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Ellie

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Dalmatian

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1 Year

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She keeps barking, and even when we try ignoring her she continues to bark. We've tried spraying her with water or flicking her nose whenever she barks, but she continues to even if she just ate.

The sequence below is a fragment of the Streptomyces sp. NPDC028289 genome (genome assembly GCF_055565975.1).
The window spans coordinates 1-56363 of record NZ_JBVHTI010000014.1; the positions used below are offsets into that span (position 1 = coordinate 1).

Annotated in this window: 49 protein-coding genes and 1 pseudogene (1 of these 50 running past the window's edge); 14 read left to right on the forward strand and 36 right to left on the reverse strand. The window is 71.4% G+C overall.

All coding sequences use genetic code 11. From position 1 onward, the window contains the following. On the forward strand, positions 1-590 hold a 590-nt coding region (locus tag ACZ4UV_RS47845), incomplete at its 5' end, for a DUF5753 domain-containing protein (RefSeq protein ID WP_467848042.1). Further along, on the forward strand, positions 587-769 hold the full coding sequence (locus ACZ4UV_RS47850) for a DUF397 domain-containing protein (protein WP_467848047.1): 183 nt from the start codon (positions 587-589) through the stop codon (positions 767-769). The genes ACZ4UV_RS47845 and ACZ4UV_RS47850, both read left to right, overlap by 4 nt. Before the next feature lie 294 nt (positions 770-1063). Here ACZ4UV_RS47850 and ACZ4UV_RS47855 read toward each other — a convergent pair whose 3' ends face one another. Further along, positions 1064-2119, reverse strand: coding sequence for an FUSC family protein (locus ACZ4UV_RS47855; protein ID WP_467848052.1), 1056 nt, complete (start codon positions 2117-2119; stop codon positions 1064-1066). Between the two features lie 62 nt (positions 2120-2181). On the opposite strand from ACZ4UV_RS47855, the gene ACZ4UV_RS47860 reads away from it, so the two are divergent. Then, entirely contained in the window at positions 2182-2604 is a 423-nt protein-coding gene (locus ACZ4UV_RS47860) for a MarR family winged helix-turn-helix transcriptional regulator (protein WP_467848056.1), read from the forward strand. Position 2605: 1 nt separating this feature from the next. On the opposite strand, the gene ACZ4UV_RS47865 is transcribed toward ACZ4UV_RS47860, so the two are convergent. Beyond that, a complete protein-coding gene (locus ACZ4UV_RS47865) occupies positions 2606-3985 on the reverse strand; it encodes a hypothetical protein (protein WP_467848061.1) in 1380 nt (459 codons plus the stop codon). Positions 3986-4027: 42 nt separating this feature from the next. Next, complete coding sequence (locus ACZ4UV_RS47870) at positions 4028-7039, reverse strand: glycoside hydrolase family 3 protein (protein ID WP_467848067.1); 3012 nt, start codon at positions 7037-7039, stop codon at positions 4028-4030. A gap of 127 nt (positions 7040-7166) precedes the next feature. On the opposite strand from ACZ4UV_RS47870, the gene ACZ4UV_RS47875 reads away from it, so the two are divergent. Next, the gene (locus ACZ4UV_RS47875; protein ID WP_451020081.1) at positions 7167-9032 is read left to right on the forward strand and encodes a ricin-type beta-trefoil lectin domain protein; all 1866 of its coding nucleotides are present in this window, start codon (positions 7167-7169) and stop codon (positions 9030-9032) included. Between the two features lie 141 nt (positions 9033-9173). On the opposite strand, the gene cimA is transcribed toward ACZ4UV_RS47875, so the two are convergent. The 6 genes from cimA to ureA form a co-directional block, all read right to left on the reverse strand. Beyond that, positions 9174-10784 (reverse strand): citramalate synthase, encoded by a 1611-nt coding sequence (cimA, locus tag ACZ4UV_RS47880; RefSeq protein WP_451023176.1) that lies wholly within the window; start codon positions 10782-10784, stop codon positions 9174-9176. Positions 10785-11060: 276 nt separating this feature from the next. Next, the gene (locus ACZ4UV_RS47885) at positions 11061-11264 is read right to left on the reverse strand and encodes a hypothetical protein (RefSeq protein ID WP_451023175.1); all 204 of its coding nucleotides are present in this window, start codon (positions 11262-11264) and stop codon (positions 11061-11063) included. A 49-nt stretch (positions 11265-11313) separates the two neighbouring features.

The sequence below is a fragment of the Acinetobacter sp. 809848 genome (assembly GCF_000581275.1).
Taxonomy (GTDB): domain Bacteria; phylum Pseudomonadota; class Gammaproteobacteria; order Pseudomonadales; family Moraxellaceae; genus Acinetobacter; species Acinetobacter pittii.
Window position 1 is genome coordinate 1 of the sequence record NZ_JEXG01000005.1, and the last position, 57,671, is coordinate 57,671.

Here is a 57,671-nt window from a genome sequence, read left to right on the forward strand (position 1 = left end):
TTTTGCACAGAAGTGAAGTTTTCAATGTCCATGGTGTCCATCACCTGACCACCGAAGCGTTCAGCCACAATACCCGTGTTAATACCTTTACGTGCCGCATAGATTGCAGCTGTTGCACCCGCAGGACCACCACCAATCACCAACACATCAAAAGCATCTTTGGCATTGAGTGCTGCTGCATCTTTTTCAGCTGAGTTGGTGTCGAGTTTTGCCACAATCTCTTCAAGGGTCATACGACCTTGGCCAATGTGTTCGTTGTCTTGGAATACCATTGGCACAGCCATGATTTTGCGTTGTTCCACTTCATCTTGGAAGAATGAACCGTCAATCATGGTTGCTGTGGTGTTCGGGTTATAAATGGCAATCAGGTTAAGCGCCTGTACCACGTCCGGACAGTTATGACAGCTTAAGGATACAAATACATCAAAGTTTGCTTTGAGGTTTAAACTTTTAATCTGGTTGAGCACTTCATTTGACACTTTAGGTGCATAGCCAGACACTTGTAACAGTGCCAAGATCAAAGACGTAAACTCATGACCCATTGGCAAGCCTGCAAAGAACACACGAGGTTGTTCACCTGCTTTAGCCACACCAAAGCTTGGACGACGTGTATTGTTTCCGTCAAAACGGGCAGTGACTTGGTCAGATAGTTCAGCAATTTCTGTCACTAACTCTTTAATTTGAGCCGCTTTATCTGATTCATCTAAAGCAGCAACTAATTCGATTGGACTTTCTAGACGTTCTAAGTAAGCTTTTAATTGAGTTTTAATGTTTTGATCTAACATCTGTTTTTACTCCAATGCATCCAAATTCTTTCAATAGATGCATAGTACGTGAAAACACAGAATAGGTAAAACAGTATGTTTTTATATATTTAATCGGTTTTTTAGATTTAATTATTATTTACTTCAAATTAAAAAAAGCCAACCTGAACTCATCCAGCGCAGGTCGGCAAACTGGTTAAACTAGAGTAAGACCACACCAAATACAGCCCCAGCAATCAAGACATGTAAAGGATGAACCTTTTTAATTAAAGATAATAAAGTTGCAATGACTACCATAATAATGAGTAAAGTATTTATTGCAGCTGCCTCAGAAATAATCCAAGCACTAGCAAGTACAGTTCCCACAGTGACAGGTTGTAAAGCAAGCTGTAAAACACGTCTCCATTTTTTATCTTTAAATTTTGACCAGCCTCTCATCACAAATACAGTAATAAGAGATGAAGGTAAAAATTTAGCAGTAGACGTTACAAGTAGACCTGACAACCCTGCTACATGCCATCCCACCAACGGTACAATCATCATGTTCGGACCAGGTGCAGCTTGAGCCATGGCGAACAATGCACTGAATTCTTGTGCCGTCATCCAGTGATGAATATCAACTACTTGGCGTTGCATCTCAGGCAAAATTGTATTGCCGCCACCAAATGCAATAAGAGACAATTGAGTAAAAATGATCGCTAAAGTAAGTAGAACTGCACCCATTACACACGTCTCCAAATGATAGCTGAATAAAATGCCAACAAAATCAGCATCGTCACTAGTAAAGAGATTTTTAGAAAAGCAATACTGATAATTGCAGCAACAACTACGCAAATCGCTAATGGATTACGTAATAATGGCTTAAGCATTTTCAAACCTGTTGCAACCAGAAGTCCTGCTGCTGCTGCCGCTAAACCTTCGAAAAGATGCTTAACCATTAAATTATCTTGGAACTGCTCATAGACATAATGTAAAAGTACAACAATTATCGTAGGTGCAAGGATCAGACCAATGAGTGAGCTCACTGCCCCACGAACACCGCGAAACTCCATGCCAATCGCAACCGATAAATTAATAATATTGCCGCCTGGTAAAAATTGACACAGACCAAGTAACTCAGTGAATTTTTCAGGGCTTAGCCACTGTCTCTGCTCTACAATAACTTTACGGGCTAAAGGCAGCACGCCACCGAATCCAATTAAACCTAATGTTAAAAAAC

Jan. 10, 2022

Ellie's Owner

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Caitlin Crittenden - Dog Trainer

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1133 Dog owners recommended